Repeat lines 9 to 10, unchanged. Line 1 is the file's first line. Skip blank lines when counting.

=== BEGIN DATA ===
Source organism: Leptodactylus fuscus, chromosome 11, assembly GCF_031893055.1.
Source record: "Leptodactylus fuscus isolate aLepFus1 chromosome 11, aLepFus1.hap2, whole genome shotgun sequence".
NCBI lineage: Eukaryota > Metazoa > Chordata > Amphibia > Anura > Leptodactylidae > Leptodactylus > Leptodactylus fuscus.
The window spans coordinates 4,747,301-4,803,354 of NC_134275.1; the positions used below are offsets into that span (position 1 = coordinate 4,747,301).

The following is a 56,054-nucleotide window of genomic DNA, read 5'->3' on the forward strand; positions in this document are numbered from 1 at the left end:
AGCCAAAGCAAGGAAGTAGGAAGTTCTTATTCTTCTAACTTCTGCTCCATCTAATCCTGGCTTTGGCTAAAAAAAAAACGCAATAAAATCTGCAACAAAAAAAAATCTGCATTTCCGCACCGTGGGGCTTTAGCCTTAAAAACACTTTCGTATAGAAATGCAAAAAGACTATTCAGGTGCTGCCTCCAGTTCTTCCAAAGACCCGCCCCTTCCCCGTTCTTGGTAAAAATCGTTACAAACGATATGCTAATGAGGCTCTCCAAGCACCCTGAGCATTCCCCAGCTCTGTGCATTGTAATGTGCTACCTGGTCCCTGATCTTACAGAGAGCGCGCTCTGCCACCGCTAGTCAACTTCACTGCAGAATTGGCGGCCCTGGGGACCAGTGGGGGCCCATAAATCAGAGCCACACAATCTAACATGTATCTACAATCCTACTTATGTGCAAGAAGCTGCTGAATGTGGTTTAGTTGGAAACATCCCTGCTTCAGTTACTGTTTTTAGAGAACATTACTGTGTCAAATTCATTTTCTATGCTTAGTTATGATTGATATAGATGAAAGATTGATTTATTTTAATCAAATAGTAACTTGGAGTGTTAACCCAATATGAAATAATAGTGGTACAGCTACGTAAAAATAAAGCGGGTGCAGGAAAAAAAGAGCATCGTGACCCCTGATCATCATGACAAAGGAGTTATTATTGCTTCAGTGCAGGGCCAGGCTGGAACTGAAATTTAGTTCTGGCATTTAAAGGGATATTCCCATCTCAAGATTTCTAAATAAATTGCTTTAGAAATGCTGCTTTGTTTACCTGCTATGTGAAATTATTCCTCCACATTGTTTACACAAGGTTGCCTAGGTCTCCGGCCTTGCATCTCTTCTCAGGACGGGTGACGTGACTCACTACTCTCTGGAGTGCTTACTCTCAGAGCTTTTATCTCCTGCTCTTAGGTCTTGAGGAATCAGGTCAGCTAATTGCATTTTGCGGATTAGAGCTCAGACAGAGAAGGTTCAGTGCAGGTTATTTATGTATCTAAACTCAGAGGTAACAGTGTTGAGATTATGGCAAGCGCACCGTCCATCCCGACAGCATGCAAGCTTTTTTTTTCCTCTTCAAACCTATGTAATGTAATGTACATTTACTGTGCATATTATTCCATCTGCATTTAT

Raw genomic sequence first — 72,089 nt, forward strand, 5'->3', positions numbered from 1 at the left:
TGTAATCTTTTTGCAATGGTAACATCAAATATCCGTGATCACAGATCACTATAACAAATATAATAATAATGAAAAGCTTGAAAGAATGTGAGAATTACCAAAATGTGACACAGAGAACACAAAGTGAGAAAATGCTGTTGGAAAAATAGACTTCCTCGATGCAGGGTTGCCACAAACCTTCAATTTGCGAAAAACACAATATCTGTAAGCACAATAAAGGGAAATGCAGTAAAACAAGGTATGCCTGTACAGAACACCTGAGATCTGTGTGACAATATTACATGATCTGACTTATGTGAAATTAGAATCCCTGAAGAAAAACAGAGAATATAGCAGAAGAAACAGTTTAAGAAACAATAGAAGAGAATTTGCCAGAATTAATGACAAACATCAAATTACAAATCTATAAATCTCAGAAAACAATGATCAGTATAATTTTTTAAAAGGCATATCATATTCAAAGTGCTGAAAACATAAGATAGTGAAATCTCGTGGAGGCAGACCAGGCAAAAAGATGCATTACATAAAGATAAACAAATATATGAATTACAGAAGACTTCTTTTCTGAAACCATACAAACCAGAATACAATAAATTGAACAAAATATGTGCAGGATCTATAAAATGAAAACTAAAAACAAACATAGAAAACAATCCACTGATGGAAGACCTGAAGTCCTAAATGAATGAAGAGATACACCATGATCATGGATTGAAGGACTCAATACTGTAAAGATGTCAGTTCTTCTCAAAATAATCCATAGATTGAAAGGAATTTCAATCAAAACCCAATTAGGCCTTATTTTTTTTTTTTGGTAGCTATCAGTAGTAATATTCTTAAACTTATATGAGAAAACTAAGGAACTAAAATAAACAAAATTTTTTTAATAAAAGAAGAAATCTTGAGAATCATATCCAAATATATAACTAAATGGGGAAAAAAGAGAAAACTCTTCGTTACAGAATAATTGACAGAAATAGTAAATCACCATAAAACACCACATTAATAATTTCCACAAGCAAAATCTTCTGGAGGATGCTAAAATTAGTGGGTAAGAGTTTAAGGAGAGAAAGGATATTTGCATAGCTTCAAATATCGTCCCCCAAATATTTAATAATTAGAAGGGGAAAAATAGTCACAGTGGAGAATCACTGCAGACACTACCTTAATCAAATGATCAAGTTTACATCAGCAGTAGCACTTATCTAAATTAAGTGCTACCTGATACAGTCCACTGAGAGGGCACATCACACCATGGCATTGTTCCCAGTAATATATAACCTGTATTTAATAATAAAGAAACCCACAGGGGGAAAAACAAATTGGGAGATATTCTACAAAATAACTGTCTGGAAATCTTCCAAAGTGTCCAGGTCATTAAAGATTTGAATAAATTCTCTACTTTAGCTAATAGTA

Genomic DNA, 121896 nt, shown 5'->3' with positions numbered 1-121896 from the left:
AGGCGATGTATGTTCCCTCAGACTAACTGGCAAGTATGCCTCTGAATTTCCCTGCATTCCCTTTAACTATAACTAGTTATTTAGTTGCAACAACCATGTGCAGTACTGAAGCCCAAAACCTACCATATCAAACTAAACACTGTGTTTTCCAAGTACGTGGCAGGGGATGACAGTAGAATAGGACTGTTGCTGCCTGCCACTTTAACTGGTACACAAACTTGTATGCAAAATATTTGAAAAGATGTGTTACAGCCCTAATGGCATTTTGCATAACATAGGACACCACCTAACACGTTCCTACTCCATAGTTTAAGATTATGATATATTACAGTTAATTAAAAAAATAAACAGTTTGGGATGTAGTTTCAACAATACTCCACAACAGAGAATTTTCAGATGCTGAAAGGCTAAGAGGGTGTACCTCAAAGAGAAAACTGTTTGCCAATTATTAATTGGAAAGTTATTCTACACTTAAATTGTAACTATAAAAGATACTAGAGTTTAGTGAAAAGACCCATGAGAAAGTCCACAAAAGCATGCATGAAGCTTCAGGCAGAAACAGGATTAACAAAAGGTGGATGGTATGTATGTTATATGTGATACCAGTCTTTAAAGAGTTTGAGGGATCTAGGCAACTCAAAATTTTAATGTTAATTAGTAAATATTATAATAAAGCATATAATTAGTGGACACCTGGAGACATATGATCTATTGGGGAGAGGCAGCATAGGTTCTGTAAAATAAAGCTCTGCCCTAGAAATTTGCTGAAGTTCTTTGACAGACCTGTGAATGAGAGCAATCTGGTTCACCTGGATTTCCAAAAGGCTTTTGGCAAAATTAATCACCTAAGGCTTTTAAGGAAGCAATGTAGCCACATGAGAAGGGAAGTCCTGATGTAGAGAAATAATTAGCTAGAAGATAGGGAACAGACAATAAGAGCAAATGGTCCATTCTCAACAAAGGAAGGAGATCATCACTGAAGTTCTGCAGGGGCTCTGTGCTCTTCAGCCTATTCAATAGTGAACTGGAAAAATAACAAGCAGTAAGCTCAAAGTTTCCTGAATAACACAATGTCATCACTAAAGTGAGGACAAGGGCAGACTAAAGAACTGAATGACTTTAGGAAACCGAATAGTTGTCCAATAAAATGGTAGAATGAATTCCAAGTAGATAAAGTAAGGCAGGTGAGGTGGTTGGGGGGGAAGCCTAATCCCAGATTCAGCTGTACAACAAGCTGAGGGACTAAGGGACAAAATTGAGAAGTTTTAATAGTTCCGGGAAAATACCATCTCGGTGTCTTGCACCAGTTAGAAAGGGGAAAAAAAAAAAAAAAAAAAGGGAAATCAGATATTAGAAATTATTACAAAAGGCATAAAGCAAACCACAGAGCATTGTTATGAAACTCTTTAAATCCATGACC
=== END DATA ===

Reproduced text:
Genomic DNA, 121896 nt, shown 5'->3' with positions numbered 1-121896 from the left:
AGGCGATGTATGTTCCCTCAGACTAACTGGCAAGTATGCCTCTGAATTTCCCTGCATTCCCTTTAACTATAACTAGTTATTTAGTTGCAACAACCATGTGCAGTACTGAAGCCCAAAACCTACCATATCAAACTAAACACTGTGTTTTCCAAGTACGTGGCAGGGGATGACAGTAGAATAGGACTGTTGCTGCCTGCCACTTTAACTGGTACACAAACTTGTATGCAAAATATTTGAAAAGATGTGTTACAGCCCTAATGGCATTTTGCATAACATAGGACACCACCTAACACGTTCCTACTCCATAGTTTAAGATTATGATATATTACAGTTAATTAAAAAAATAAACAGTTTGGGATGTAGTTTCAACAATACTCCACAACAGAGAATTTTCAGATGCTGAAAGGCTAAGAGGGTGTACCTCAAAGAGAAAACTGTTTGCCAATTATTAATTGGAAAGTTATTCTACACTTAAATTGTAACTATAAAAGATACTAGAGTTTAGTGAAAAGACCCATGAGAAAGTCCACAAAAGCATGCATGAAGCTTCAGGCAGAAACAGGATTAACAAAAGGTGGATGGTATGTATGTTATATGTGATACCAGTCTTTAAAGAGTTTGAGGGATCTAGGCAACTCAAAATTTTAATGTTAATTAGTAAATATTATAATAAAGCATATAATTAGTGGACACCTGGAGACATATGATCTATTGGGGAGAGGCAGCATAGGTTCTGTAAAATAAAGCTCTGCCCTAGAAATTTGCTGAAGTTCTTTGACAGACCTGTGAATGAGAGCAATCTGGTTCACCTGGATTTCCAAAAGGCTTTTGGCAAAATTAATCACCTAAGGCTTTTAAGGAAGCAATGTAGCCACATGAGAAGGGAAGTCCTGATGTAGAGAAATAATTAGCTAGAAGATAGGGAACAGACAATAAGAGCAAATGGTCCATTCTCAACAAAGGAAGGAGATCATCACTGAAGTTCTGCAGGGGCTCTGTGCTCTTCAGCCTATTCAATAGTGAACTGGAAAAATAACAAGCAGTAAGCTCAAAGTTTCCTGAATAACACAATGTCATCACTAAAGTGAGGACAAGGGCAGACTAAAGAACTGAATGACTTTAGGAAACCGAATAGTTGTCCAATAAAATGGTAGAATGAATTCCAAGTAGATAAAGTAAGGCAGGTGAGGTGGTTGGGGGGGAAGCCTAATCCCAGATTCAGCTGTACAACAAGCTGAGGGACTAAGGGACAAAATTGAGAAGTTTTAATAGTTCCGGGAAAATACCATCTCGGTGTCTTGCACCAGTTAGAAAGGGGAAAAAAAAAAAAAAAAAAAGGGAAATCAGATATTAGAAATTATTACAAAAGGCATAAAGCAAACCACAGAGCATTGTTATGAAACTCTTTAAATCCATGACC